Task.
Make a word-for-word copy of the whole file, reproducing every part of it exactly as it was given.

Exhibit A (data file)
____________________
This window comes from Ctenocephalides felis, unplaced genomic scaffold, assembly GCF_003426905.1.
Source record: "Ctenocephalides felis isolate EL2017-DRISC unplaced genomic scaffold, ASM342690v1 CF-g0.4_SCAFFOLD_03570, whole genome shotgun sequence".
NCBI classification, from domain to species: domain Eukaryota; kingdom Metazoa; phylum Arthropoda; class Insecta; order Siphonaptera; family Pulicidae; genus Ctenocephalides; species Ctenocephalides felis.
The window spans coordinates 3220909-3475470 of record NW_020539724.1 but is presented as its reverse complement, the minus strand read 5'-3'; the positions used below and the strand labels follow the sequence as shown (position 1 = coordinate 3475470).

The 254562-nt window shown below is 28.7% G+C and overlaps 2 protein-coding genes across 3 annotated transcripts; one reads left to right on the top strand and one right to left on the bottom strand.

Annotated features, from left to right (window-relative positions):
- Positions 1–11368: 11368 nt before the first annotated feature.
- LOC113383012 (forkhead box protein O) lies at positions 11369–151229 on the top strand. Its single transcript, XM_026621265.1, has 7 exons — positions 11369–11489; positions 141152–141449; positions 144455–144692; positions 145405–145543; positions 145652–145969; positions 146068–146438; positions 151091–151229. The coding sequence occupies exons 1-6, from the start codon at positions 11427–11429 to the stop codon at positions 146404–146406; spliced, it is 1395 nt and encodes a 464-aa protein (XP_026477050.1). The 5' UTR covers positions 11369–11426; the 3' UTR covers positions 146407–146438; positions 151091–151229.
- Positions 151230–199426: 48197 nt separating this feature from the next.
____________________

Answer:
This window comes from Ctenocephalides felis, unplaced genomic scaffold, assembly GCF_003426905.1.
Source record: "Ctenocephalides felis isolate EL2017-DRISC unplaced genomic scaffold, ASM342690v1 CF-g0.4_SCAFFOLD_03570, whole genome shotgun sequence".
NCBI classification, from domain to species: domain Eukaryota; kingdom Metazoa; phylum Arthropoda; class Insecta; order Siphonaptera; family Pulicidae; genus Ctenocephalides; species Ctenocephalides felis.
The window spans coordinates 3220909-3475470 of record NW_020539724.1 but is presented as its reverse complement, the minus strand read 5'-3'; the positions used below and the strand labels follow the sequence as shown (position 1 = coordinate 3475470).

The 254562-nt window shown below is 28.7% G+C and overlaps 2 protein-coding genes across 3 annotated transcripts; one reads left to right on the top strand and one right to left on the bottom strand.

Annotated features, from left to right (window-relative positions):
- Positions 1–11368: 11368 nt before the first annotated feature.
- LOC113383012 (forkhead box protein O) lies at positions 11369–151229 on the top strand. Its single transcript, XM_026621265.1, has 7 exons — positions 11369–11489; positions 141152–141449; positions 144455–144692; positions 145405–145543; positions 145652–145969; positions 146068–146438; positions 151091–151229. The coding sequence occupies exons 1-6, from the start codon at positions 11427–11429 to the stop codon at positions 146404–146406; spliced, it is 1395 nt and encodes a 464-aa protein (XP_026477050.1). The 5' UTR covers positions 11369–11426; the 3' UTR covers positions 146407–146438; positions 151091–151229.
- Positions 151230–199426: 48197 nt separating this feature from the next.